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Perkins: Extreme weather leaves most vulnerable at risk

Linda Perkins
The Detroit News

Michiganians are no strangers to extreme weather. Unseasonable storms and rapidly changing forecasts are becoming all too familiar, leaving residents vulnerable to natural disasters and severe events like tornadoes, extreme heat waves and flooding.

Unfortunately, like the rest of the nation, most of us aren’t prepared. According to , 77% of households believed that they were vulnerable or at-risk for a natural disaster, but only 50% of those respondents were confident in their ability to prepare for an event.

This disparity increases dramatically when considering older adults and those with disabilities or significant chronic care needs. For these populations, preparation is crucial as disruption to daily routine, or an emergency evacuation can have a devastating impact on overall wellness and quality of life that can be difficult to recover from. In mitigating the risk of long-term, serious issues, health plans and other healthcare organizations are uniquely positioned to help ensure that individuals are prepared.

A storm-damaged mobile home is surrounded by debris at Pavilion Estates mobile home park just east of Kalamazoo, Michigan.

Throughout my career working as a nurse and director of clinical operations at CCA Health Michigan, I have gained a deeper understanding of the health effects of extreme weather events. The devastating impact on overall wellness and quality of life can be difficult to recover from. Extreme heat can make it , which can cause hyperthermia, heat exhaustion, heatstroke or extreme dehydration. Dehydration and high temperatures can also including rheumatoid arthritis, cardiovascular disease, respiratory disease, asthma, chronic kidney disease, hypertension and more.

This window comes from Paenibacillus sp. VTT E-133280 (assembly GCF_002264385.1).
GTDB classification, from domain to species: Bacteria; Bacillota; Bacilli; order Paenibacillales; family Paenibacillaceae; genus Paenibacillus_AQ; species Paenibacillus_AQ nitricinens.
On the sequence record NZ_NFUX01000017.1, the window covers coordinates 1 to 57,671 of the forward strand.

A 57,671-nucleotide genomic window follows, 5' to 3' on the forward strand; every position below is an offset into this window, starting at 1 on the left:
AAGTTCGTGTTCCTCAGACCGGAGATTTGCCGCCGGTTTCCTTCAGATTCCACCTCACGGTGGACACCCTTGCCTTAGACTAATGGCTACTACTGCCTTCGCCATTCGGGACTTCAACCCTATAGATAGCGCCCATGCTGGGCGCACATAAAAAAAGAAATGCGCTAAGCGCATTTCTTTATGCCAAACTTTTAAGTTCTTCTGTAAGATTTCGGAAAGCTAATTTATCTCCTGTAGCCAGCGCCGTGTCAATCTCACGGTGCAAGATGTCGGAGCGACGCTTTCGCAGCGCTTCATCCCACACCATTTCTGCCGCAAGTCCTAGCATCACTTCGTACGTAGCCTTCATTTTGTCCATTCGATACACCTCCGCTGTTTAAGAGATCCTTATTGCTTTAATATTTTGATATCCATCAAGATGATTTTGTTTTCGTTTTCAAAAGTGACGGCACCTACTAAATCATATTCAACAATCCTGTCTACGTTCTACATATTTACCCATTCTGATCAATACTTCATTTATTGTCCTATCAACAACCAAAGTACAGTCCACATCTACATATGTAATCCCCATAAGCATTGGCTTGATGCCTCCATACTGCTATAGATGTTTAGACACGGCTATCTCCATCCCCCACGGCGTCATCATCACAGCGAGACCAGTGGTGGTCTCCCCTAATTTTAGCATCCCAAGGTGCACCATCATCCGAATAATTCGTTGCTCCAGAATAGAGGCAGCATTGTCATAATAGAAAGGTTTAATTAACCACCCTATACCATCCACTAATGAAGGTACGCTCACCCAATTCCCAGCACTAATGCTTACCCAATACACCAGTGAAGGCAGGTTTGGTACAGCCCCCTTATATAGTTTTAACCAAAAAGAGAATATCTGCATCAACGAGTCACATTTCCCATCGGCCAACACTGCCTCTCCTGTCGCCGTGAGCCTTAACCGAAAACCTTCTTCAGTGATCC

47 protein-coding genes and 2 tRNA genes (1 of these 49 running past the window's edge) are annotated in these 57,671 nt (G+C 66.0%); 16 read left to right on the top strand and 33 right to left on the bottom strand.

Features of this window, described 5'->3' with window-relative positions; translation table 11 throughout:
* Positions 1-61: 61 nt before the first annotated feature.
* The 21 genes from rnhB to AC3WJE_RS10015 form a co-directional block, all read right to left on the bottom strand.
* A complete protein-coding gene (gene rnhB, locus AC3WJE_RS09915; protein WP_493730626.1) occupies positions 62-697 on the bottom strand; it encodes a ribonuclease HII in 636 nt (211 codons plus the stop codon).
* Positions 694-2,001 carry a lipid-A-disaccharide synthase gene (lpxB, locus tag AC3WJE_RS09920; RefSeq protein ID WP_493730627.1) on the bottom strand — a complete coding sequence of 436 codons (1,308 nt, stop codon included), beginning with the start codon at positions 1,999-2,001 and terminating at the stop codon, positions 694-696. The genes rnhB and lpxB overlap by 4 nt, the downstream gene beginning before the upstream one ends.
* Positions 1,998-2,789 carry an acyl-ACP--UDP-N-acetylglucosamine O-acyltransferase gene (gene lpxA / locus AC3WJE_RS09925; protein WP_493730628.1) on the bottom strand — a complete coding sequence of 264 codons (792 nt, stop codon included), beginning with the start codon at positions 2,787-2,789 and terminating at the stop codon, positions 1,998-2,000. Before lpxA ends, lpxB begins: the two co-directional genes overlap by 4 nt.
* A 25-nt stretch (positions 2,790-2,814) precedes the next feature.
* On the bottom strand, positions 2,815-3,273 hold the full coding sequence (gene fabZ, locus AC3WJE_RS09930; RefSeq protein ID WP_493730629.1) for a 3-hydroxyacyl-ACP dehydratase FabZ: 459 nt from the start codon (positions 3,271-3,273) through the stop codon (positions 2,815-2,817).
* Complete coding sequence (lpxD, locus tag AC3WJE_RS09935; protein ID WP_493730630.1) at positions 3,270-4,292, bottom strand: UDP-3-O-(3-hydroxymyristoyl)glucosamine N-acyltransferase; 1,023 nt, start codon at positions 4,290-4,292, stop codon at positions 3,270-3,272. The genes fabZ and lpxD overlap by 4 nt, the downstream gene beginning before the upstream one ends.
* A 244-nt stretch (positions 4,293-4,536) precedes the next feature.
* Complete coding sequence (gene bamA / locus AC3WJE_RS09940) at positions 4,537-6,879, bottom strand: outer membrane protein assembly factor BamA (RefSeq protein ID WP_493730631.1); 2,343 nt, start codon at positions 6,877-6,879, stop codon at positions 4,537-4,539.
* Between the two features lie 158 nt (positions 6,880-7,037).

When power outages occur as a result of major thunderstorms or tornadoes, households cannot preserve perishable food items or refrigerated medications, access electric appliances to prepare meals or have adequate air circulation or cooling in cases of extreme heat. Such storms are even more challenging for those struggling to pay for day-to-day living expenses since replenishing lost food items and prescriptions may not be as easy.

The nurses at CCA Health Michigan, for example, meet with members regularly to put medical, mental health and social support plans in place. Part of those check-ins can be helping to connect members to the resources they might need during emergencies. Our clinical care teams have deep knowledge of the local resources available, and my biggest advice to all Michiganians is to also make sure you are aware of local resources that can help you and to have a written care plan ready to go.

A great place to start is , which offers resources and guides for general preparation for extreme weather, providing tips on what to do before, during and after a natural disaster. For those with significant health needs, even more preparation is required.

Another local resource is the , which provides an easily navigable database for both statewide and local southeast Michigan residents to find resources such as cooling centers or emergency shelter options should they be displaced from their homes due to an emergency evacuation or unsafe conditions.

Severe weather can cause disruptions to even the most routine care plans — and those disruptions can quickly become catastrophic, especially when normal resources are temporarily unavailable. By making sure you are taking the proper steps to prepare for a severe weather event, and even helping your neighbors do the same, we can improve our individual and community resiliency during these emergency times. 

Linda Perkins is director of clinical operations at CCA Health Michigan.